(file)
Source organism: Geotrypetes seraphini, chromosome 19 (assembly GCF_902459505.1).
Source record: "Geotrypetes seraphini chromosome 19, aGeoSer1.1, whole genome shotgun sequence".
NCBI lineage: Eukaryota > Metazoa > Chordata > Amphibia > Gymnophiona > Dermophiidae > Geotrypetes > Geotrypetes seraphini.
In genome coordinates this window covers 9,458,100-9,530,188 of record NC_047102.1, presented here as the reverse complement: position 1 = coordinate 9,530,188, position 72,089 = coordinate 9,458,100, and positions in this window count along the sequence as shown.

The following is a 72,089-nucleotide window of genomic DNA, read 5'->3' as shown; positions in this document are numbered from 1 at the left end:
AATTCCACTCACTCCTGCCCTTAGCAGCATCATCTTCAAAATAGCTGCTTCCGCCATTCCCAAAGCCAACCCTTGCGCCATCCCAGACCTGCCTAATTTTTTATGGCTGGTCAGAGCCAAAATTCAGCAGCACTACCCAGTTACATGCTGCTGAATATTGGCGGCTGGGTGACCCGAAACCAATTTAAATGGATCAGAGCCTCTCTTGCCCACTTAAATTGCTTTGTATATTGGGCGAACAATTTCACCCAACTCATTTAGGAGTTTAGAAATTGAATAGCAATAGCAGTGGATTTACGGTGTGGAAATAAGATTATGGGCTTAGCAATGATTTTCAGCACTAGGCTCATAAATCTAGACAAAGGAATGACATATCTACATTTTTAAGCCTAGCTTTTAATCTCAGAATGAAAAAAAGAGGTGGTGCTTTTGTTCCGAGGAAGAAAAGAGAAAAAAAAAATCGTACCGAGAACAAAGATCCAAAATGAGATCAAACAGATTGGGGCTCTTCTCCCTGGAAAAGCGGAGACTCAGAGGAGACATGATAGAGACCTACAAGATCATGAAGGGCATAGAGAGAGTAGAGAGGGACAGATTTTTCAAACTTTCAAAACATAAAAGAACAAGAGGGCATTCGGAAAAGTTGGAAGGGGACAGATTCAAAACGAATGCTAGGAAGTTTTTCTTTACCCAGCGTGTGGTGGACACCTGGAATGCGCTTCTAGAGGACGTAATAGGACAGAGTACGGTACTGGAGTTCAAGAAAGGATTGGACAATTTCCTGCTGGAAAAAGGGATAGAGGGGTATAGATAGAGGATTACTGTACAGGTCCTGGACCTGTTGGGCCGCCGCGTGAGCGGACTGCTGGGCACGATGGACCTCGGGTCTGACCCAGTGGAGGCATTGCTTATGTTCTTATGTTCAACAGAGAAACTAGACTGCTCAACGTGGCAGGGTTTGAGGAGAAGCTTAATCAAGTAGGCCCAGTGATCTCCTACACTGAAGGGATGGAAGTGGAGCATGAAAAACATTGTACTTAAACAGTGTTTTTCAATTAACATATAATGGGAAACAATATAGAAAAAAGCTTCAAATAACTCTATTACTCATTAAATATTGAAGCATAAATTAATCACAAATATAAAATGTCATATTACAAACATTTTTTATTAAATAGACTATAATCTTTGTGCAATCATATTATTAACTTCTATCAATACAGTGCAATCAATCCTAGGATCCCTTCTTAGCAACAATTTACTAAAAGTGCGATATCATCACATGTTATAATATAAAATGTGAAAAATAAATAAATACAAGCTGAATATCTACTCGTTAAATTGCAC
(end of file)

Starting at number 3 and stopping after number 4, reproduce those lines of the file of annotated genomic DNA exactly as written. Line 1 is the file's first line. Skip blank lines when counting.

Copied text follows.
NCBI lineage: Eukaryota > Metazoa > Chordata > Amphibia > Gymnophiona > Dermophiidae > Geotrypetes > Geotrypetes seraphini.
In genome coordinates this window covers 9,458,100-9,530,188 of record NC_047102.1, presented here as the reverse complement: position 1 = coordinate 9,530,188, position 72,089 = coordinate 9,458,100, and positions in this window count along the sequence as shown.